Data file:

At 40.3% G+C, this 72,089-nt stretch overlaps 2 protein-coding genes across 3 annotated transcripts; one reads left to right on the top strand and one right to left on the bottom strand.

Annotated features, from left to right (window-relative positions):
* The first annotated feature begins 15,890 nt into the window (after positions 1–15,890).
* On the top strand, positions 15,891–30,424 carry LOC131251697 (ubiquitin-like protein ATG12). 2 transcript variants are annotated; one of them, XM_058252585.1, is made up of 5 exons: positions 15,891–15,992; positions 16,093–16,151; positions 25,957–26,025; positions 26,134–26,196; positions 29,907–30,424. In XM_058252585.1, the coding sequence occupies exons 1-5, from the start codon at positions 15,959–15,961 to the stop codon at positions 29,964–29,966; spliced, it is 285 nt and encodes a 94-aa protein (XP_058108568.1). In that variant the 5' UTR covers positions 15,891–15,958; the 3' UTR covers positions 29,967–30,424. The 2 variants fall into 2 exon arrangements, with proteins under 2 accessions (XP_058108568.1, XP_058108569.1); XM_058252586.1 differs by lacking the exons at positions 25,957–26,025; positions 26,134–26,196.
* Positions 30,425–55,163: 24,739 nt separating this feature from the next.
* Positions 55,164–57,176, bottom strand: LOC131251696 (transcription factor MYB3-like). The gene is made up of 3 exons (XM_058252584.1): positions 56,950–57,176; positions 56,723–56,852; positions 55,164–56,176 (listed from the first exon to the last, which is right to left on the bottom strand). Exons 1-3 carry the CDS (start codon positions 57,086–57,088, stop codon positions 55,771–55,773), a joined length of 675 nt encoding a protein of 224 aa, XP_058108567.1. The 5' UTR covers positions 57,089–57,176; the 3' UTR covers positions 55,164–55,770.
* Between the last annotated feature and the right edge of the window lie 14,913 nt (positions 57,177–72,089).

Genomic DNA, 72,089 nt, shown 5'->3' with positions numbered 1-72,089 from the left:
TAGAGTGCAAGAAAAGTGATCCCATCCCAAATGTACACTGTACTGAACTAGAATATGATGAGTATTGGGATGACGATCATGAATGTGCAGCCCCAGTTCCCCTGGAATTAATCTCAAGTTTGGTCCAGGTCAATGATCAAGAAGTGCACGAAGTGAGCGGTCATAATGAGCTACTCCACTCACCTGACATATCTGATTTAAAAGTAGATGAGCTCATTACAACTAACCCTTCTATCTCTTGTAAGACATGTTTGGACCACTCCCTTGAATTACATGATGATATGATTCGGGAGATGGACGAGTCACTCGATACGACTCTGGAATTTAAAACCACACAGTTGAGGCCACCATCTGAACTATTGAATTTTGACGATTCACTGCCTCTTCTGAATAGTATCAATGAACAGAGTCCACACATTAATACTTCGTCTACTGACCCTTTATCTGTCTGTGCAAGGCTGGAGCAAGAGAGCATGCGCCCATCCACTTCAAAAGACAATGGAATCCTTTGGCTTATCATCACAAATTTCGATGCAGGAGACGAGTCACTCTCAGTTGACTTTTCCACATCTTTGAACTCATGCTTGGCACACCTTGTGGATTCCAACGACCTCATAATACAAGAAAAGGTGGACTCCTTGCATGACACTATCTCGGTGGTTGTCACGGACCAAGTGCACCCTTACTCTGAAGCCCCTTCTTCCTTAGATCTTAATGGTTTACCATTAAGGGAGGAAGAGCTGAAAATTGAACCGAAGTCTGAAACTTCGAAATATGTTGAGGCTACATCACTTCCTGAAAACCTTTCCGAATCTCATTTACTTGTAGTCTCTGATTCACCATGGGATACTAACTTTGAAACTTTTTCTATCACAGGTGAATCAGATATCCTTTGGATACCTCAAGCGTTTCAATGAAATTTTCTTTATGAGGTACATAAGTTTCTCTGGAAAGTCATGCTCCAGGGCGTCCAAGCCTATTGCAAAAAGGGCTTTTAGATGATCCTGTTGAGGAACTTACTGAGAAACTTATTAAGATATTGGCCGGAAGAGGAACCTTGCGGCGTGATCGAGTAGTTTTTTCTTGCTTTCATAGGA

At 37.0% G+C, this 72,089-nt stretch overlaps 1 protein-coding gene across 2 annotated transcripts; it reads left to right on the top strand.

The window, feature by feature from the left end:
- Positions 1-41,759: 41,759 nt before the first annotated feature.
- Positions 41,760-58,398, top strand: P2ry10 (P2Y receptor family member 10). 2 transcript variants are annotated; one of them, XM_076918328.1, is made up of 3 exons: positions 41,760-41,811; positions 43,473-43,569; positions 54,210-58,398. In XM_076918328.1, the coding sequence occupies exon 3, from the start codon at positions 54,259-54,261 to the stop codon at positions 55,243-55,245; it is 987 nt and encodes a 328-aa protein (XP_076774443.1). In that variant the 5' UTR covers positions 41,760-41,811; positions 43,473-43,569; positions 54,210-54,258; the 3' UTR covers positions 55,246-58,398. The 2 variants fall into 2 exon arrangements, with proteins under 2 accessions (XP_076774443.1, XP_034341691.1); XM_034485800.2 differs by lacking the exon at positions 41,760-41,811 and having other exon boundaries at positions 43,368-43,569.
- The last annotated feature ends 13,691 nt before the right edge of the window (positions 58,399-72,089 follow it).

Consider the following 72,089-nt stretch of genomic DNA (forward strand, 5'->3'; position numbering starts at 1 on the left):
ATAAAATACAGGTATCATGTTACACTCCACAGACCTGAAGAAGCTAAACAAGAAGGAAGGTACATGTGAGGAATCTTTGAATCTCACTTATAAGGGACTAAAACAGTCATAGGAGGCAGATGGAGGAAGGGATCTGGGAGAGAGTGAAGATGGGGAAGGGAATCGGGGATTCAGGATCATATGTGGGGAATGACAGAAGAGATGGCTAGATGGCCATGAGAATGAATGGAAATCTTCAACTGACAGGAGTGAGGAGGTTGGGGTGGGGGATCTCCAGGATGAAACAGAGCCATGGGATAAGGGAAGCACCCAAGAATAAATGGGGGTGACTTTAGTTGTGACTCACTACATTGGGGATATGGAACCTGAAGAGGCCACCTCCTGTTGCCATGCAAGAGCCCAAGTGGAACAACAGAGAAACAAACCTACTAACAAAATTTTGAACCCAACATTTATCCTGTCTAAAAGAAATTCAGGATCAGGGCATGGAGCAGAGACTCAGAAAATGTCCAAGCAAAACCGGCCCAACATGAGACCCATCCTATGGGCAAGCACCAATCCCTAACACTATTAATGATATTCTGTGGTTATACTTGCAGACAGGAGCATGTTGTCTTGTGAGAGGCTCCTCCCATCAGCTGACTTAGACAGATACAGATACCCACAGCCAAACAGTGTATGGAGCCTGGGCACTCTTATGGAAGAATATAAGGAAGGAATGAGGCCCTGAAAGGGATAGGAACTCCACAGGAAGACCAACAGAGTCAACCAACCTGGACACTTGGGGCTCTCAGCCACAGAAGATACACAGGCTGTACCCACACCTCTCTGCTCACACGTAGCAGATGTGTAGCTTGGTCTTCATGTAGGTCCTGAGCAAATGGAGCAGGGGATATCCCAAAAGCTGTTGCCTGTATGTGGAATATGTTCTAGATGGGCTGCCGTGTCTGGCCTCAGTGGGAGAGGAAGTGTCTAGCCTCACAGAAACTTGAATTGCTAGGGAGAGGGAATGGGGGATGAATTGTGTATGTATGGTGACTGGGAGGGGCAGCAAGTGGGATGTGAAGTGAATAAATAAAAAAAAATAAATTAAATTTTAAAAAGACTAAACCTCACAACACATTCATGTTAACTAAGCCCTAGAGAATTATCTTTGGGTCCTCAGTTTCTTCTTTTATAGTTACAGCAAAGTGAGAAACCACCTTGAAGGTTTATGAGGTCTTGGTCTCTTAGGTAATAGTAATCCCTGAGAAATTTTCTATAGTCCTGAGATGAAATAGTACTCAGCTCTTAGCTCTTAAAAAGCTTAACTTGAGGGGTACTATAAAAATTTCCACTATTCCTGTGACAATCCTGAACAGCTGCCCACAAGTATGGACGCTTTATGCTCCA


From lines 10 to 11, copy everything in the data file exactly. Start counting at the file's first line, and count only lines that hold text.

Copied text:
At 37.0% G+C, this 72,089-nt stretch overlaps 1 protein-coding gene across 2 annotated transcripts; it reads left to right on the top strand.

The window, feature by feature from the left end: